Initial studies for this paper were conducted in the period 1999-2009 and the findings were presented in a national conference in 2009 (Safavi, 2009). New developments that emerged during the period 2010-2012 were examined in a recent presentation (Safavi, 2012). …

The rest of this article is only available to active members of Questia

Sign up now for a free, 1-day trial and receive full access to:

  • Questia's entire collection
  • Automatic bibliography creation
  • More helpful research tools like notes, citations, and highlights
  • A full archive of books and articles related to this one
  • Ad-free environment

Already a member? Log in now.

Notes for this article

Add a new note
If you are trying to select text to create highlights or citations, remember that you must now click or tap on the first word, and then click or tap on the last word.
One moment ...
Default project is now your active project.
Project items

Items saved from this article

This article has been saved
Highlights (0)
Some of your highlights are legacy items.

Highlights saved before July 30, 2012 will not be displayed on their respective source pages.

You can easily re-create the highlights by opening the book page or article, selecting the text, and clicking “Highlight.”

Citations (0)
Some of your citations are legacy items.

Any citation created before July 30, 2012 will labeled as a “Cited page.” New citations will be saved as cited passages, pages or articles.

We also added the ability to view new citations from your projects or the book or article where you created them.

Notes (0)
Bookmarks (0)

You have no saved items from this article

Project items include:
  • Saved book/article
  • Highlights
  • Quotes/citations
  • Notes
  • Bookmarks
Notes
Cite this article

Cited article

Style
Citations are available only to our active members.
Sign up now to cite pages or passages in MLA, APA and Chicago citation styles.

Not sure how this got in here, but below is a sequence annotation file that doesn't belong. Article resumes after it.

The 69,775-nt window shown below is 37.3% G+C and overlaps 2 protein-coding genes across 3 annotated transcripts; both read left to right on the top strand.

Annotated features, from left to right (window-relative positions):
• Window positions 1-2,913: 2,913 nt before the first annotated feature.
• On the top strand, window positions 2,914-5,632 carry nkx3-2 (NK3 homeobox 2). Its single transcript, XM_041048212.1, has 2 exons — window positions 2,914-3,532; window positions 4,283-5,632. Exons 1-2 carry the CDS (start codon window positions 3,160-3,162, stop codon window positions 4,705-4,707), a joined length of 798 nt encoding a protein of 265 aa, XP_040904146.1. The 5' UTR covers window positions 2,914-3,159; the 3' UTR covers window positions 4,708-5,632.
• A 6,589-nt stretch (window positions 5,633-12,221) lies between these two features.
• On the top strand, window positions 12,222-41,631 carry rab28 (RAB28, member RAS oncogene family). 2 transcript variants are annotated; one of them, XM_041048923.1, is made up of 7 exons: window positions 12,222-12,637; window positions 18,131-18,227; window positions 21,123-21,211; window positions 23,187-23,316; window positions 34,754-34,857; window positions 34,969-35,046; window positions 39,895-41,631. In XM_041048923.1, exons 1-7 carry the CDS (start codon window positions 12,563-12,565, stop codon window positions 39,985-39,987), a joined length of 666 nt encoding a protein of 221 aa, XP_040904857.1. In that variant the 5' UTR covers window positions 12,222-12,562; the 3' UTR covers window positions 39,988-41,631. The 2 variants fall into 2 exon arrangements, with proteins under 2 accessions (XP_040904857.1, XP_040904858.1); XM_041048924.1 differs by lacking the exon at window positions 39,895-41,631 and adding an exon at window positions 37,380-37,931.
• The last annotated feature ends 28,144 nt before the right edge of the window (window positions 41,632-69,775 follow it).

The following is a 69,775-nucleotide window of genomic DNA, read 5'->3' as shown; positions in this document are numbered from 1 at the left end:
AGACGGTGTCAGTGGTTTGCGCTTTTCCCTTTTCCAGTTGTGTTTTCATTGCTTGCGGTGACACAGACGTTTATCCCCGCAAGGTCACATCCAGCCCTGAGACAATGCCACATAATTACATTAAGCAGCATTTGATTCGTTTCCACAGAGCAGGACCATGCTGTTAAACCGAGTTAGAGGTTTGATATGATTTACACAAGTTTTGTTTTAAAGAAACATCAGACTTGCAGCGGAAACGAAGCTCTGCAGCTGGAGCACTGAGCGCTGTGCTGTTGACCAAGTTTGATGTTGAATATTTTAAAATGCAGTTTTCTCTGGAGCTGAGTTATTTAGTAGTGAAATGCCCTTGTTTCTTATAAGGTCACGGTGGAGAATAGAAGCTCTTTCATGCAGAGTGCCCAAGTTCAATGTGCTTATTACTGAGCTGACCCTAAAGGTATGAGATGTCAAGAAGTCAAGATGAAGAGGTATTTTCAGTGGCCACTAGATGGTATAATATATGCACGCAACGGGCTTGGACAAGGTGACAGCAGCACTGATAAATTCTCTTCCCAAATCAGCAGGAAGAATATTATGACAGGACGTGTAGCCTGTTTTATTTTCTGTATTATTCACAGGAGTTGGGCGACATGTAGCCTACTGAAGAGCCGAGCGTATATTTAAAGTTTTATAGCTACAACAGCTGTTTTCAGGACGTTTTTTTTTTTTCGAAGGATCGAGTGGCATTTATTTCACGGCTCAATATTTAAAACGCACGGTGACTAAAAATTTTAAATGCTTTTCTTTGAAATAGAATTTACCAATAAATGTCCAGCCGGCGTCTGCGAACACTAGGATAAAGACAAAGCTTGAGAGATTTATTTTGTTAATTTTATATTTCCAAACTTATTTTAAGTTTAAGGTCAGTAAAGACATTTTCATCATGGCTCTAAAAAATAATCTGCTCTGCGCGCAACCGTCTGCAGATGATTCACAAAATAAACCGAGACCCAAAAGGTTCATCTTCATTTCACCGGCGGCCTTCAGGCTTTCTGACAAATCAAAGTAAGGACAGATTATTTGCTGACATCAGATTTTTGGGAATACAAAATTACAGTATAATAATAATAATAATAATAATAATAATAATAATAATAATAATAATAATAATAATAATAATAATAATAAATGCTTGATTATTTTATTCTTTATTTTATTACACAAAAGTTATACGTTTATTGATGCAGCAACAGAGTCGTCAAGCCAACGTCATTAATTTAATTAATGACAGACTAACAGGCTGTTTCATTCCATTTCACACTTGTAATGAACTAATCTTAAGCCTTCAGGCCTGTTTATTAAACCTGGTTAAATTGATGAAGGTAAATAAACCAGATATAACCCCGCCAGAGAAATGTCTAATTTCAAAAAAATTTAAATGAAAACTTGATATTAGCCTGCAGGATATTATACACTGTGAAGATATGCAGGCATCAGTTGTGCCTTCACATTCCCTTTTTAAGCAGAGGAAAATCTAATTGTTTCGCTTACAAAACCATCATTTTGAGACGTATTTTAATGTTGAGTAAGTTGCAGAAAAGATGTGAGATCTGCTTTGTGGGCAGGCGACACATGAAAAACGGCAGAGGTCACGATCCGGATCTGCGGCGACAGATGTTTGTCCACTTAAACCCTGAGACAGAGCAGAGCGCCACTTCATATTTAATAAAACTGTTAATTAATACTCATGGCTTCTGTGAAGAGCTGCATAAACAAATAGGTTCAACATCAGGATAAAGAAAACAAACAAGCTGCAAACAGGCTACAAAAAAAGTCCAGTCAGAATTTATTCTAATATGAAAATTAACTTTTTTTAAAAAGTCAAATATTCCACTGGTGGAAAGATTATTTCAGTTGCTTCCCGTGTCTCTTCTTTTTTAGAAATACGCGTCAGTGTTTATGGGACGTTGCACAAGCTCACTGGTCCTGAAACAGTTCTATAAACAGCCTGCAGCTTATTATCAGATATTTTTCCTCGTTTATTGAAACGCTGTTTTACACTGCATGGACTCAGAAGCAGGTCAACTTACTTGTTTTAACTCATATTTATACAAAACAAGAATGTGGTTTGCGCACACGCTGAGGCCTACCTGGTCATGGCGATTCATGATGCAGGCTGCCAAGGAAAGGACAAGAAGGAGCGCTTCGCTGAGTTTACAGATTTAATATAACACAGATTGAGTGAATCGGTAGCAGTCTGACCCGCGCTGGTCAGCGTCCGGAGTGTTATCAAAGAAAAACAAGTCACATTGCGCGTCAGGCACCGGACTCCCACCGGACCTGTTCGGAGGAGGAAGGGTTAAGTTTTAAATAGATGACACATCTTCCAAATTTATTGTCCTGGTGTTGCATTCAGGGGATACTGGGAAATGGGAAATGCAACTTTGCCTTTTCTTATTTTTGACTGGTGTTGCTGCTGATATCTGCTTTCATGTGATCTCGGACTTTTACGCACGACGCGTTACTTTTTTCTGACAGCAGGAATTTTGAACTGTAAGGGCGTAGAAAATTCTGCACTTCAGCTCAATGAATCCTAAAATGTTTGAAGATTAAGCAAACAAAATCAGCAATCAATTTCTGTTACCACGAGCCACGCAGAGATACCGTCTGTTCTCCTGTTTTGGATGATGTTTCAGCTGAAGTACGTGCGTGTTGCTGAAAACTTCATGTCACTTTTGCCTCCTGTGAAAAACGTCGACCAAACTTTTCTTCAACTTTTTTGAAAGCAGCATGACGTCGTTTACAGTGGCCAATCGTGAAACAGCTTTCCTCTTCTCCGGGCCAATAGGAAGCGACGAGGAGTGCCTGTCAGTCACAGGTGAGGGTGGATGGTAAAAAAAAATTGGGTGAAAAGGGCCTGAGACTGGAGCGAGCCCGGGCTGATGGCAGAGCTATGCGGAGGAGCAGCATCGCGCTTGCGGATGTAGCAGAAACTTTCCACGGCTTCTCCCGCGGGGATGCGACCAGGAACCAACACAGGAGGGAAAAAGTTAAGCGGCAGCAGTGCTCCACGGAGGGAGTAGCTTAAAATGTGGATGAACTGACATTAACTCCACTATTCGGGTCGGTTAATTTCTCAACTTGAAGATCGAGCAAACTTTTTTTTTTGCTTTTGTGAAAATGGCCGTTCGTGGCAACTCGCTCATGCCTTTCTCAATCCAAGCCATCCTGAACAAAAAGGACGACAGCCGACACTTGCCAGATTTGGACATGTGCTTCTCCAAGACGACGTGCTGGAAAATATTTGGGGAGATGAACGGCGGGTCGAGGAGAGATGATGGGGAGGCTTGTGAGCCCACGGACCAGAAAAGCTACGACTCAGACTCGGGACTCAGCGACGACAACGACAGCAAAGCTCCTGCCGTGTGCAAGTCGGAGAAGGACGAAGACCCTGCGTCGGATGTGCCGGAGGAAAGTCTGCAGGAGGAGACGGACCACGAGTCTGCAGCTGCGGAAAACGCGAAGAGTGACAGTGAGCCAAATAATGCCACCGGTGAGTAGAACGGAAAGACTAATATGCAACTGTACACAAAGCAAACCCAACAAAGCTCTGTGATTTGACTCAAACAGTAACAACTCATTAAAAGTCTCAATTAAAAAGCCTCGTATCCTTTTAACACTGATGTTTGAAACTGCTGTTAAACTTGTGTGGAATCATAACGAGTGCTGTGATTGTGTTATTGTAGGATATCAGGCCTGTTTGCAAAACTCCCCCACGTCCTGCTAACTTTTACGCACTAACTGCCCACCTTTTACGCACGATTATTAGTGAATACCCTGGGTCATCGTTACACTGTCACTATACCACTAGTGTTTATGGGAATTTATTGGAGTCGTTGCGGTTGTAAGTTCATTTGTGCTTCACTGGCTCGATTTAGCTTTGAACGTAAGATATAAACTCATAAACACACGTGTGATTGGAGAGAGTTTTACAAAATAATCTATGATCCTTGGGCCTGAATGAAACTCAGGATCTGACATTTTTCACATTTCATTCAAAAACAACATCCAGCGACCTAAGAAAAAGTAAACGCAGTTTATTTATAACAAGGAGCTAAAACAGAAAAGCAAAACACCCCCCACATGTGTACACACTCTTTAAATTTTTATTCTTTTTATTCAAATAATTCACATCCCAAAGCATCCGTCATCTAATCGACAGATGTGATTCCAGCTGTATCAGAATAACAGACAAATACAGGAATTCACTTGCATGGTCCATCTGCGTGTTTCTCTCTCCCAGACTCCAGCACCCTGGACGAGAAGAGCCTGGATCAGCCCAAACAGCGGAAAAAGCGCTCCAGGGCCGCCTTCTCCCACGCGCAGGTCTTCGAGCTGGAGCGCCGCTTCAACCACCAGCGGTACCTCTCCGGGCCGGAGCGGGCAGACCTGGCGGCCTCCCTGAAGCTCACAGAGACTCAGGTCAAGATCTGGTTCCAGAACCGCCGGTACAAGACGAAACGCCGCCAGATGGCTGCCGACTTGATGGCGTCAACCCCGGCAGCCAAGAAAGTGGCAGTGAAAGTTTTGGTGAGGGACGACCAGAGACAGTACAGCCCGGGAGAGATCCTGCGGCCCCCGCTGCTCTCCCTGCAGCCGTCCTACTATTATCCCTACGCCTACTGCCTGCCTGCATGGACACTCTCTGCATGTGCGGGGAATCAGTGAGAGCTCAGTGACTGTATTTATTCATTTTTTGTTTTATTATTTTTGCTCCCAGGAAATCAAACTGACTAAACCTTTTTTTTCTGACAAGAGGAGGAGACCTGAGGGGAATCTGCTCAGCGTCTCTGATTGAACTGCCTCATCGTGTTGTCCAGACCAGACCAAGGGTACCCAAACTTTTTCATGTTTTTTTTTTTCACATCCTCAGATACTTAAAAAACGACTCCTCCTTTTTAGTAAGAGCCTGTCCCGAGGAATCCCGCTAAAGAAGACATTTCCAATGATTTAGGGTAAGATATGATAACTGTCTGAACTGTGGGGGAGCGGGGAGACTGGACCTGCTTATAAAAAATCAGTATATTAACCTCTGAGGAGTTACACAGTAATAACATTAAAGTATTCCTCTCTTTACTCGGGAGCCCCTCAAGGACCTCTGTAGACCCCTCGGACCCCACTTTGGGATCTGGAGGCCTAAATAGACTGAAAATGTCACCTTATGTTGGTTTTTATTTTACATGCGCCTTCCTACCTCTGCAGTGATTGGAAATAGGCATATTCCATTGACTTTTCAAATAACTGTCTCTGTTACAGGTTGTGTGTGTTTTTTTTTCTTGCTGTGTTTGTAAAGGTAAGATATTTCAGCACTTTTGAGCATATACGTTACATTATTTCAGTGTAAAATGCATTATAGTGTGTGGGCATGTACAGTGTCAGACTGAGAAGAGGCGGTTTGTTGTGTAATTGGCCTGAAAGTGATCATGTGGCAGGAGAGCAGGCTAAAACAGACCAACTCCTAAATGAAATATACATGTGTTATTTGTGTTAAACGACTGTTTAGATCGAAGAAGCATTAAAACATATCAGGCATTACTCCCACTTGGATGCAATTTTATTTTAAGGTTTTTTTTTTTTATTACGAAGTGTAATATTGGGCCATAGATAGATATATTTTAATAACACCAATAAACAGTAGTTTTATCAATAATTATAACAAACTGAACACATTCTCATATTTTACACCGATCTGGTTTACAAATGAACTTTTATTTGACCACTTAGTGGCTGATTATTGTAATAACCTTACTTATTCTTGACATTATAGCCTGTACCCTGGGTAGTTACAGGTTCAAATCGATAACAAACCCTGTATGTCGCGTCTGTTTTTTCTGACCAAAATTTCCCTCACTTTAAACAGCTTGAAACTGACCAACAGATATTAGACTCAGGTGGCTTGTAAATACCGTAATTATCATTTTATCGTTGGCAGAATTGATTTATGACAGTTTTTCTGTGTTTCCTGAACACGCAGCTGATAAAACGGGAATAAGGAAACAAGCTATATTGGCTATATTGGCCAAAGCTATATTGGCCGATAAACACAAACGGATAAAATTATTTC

(Einhorn, 1992, p. 25)

(Einhorn 25)

1

1. Lois J. Einhorn, Abraham Lincoln, the Orator: Penetrating the Lincoln Legend (Westport, CT: Greenwood Press, 1992), 25, http://www.questia.com/read/27419298.

Cited article

Emerging Profiles of Female Marketing Managers in the Islamic Republic of Iran: Winning and Losing Competitive Laps in a Relay Race against Male Counterparts
Settings

Settings

Typeface
Text size Smaller Larger Reset View mode
Search within

Search within this article

Look up

Look up a word

  • Dictionary
  • Thesaurus
Please submit a word or phrase above.
Print this page

Print this page

Why can't I print more than one page at a time?

Help
Full screen

matching results for page

    Questia reader help

    How to highlight and cite specific passages

    1. Click or tap the first word you want to select.
    2. Click or tap the last word you want to select, and you’ll see everything in between get selected.
    3. You’ll then get a menu of options like creating a highlight or a citation from that passage of text.

    OK, got it!

    Cited passage

    Style
    Citations are available only to our active members.
    Sign up now to cite pages or passages in MLA, APA and Chicago citation styles.

    "Portraying himself as an honest, ordinary person helped Lincoln identify with his audiences." (Einhorn, 1992, p. 25).

    "Portraying himself as an honest, ordinary person helped Lincoln identify with his audiences." (Einhorn 25)

    "Portraying himself as an honest, ordinary person helped Lincoln identify with his audiences."1

    1. Lois J. Einhorn, Abraham Lincoln, the Orator: Penetrating the Lincoln Legend (Westport, CT: Greenwood Press, 1992), 25, http://www.questia.com/read/27419298.

    Cited passage

    Thanks for trying Questia!

    Please continue trying out our research tools, but please note, full functionality is available only to our active members.

    Your work will be lost once you leave this Web page.

    For full access in an ad-free environment, sign up now for a FREE, 1-day trial.

    Already a member? Log in now.